Outcome Orientation – Some Examples

Here are some examples where Outcome-Orientation, can make a fundamental difference at various levels.

Ordering Vegetables Online

Jayesh, a software professional, wants to setup an online website for ordering fresh vegetables. The idea is to have vegetables at your door step when you come home for dinner.  The service targets working couples who would like to save time and yet have fresh vegetables daily.

Jayesh loved focusing on the website, user experience and comparison with competitor websites.

A quick analysis of the externalities and unknowns gave new insight.

Jayesh decided instead, that he would start with going and talking to potential customers and test the idea.  Next, he would get 20 pilot customers.  Get them to send simple emails with their requests. Then go, buy at the Mandi. Sit in the van and deliver to each home.  This would teach him a lot more than working on the website.

Software or Service – What Is My Business?

A young engineer started up GyanApps. A product for school administration, GyanApps offers the software on rental with no upfront investment required. The business faced a “last mile” problem.  Schools did not have staff to ensure timely data entry.  Setting up the initial student database was an onerous task.  “Go-live” was delayed at several schools. Taking a “whatever it takes” approach, GyanApps redefined itself as a software-cum-services provider.  It now offers data entry services, a helpdesk and other allied services that make it much easier to adopt and use the product.

It’s With HR

One of my colleagues at our software product business had to hire key technical talent to kick off a make-or-break initiative.  The industry was booming and it was extremely tough to bag good people.  My partner went from Pune to Mumbai and waited at a suburban station. A potential hire would get off here on his way back home.  He was hoping to meet this guy and convince him to join us! Talk about taking initiative.  This is in sharp contrast to what I often hear from managers “It’s with HR.”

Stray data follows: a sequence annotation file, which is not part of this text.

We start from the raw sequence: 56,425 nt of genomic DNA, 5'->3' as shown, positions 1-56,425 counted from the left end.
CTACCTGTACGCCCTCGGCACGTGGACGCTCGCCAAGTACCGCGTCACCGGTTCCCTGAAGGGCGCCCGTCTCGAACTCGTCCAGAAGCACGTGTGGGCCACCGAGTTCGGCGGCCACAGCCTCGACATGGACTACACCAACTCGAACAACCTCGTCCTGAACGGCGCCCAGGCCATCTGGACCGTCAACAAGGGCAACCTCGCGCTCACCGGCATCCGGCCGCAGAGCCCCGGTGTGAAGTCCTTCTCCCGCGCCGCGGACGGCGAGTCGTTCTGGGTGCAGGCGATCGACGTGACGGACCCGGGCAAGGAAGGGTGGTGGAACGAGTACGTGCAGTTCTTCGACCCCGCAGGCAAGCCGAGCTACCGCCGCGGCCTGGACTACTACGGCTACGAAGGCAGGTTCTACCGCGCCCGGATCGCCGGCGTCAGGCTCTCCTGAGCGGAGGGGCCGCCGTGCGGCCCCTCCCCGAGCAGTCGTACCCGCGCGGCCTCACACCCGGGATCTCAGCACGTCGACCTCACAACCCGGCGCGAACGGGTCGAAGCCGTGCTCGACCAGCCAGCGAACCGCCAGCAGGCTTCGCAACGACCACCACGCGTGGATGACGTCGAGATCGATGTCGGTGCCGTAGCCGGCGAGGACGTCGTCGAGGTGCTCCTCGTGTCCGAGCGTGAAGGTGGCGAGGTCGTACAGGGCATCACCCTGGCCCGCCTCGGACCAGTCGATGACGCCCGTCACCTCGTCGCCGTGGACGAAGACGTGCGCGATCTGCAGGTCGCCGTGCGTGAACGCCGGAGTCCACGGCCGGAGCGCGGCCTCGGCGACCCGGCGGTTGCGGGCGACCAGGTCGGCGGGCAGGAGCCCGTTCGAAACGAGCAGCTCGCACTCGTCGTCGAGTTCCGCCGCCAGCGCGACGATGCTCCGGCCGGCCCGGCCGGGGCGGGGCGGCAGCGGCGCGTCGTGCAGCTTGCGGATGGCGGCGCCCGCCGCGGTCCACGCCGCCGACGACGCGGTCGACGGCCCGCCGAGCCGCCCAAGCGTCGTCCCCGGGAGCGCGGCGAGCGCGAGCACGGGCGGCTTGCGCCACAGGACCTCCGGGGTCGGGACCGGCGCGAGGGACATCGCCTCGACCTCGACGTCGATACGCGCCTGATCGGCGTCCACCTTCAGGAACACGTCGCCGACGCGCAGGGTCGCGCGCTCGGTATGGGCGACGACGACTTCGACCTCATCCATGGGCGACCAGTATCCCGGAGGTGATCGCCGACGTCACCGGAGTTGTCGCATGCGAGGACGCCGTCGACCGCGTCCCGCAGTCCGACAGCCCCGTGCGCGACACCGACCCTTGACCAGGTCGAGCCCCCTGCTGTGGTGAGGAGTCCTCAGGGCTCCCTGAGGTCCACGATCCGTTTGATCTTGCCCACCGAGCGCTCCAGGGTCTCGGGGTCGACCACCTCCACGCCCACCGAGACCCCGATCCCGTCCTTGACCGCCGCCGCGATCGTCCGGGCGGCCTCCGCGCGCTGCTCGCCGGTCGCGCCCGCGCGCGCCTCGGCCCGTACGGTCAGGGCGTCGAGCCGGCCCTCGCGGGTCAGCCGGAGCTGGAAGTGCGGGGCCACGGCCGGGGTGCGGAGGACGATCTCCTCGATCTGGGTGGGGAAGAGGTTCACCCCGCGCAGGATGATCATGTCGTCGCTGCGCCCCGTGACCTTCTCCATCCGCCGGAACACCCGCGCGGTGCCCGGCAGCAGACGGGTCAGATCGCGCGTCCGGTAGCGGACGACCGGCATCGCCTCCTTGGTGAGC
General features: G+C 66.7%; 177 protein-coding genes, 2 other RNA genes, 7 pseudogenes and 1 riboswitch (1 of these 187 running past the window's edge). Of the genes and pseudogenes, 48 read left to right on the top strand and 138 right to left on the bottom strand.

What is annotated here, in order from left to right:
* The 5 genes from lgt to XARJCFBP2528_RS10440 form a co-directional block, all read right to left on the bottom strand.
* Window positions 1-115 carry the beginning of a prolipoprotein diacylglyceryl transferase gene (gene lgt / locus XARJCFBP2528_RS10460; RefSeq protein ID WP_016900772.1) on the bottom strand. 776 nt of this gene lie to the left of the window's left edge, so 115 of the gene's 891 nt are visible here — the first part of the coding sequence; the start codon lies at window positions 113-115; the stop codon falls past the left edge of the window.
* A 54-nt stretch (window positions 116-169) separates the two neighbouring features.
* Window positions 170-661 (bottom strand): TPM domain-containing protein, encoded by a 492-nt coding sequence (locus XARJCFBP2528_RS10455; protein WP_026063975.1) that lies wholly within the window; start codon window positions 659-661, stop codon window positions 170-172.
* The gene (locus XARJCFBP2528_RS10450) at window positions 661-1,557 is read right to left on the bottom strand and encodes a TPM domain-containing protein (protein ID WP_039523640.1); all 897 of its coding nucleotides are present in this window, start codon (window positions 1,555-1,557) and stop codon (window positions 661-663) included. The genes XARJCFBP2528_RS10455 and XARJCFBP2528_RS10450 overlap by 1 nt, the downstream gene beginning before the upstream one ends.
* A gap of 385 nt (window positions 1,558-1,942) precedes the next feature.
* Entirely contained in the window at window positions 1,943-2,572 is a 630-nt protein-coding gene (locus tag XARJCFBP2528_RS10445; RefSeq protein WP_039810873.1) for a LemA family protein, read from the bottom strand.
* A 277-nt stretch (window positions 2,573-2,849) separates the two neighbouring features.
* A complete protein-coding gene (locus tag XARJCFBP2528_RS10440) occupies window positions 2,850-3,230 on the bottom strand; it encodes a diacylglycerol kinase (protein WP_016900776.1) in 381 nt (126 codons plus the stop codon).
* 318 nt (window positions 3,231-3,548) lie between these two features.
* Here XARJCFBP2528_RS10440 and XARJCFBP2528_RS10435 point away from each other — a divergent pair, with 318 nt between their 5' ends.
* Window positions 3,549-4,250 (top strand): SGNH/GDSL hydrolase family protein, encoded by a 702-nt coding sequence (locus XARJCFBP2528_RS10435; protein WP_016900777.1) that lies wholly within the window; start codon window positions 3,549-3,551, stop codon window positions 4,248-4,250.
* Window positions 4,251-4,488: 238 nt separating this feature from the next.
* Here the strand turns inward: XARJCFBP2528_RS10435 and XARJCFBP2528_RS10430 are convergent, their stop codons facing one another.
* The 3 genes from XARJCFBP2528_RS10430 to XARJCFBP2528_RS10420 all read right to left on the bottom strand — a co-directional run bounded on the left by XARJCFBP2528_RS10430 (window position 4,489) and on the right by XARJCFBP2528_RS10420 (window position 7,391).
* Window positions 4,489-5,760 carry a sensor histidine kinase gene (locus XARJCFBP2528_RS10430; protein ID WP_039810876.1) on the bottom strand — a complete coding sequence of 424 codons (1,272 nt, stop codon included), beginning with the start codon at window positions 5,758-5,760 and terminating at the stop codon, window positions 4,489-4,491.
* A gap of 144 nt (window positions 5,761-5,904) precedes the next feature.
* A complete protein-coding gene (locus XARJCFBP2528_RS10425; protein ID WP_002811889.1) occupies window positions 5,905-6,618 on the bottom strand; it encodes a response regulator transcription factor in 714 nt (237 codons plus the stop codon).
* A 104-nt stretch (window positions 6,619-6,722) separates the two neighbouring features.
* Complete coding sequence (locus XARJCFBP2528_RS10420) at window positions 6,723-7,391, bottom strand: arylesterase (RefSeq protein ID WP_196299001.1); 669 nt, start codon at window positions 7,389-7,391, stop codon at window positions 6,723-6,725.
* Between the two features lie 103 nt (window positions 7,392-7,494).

Do I Really OWN this project?

Working at an NGO, Pradyut came up with a new idea.  He convinced the Trust and and got permission to try it out. The idea soon ran into technical hurdles.  With a lot of perseverance Pradyut got past them and was close to start of the pilot. At that time one of the Trustees asked why he did not have a two year cost plan in place before they went any further.  At the end of his patience already, Pradyut was hurt to the quick.  “I did my part.  I don’t want to have to answer to these people who only sit in judgment.” He sulked and gave up.  A “come-what-may” attitude might have given him the thick skin necessary!


4 responses to this post.

  1. Posted by Raju Nelluri on August 16, 2011 at 12:02 am

    Bhushan sir…I gave the following example lot many times to my fellow workers. Unless you do not know about the final outcome and the industry to be involved – you cannot get the happiness in the work you do..

    One day a traveller, walking along a lane, came across 3 stonecutters working in a quarry. Each was busy cutting a block of stone. Interested to find out what they were working on, he asked the first stonecutter what he was doing. “I am cutting a stone!” Still no wiser the traveller turned to the second stonecutter and asked him what he was doing. “I am cutting this block of stone to make sure that it’s square, and its dimensions are uniform, so that it will fit exactly in its place in a wall.” A bit closer to finding out what the stonecutters were working on but still unclear, the traveller turned to the third stonecutter. He seemed to be the happiest of the three and when asked what he was doing replied: “I am building a cathedral.”

    Obviously The third stonecutter was happieest among all just because he knows the bigger picture and how his work will contribute to the mankind.

    Please correct me if my innocent understanding is wrong. Being in banking industry(technology/ IT)- I’ve always beleived that the code I am writing or designing will help a person to get funds for his heart operation quickly. That makes me happy all the time.


    • I liked the way you put our work at Fundtech is good perspective, Raju. It follows that one line of badly written code could prevent somebody from getting his operation done in time.


  2. Posted by Madhu on August 16, 2011 at 10:05 am

    Wonderful. Especially the last example strikes home:)


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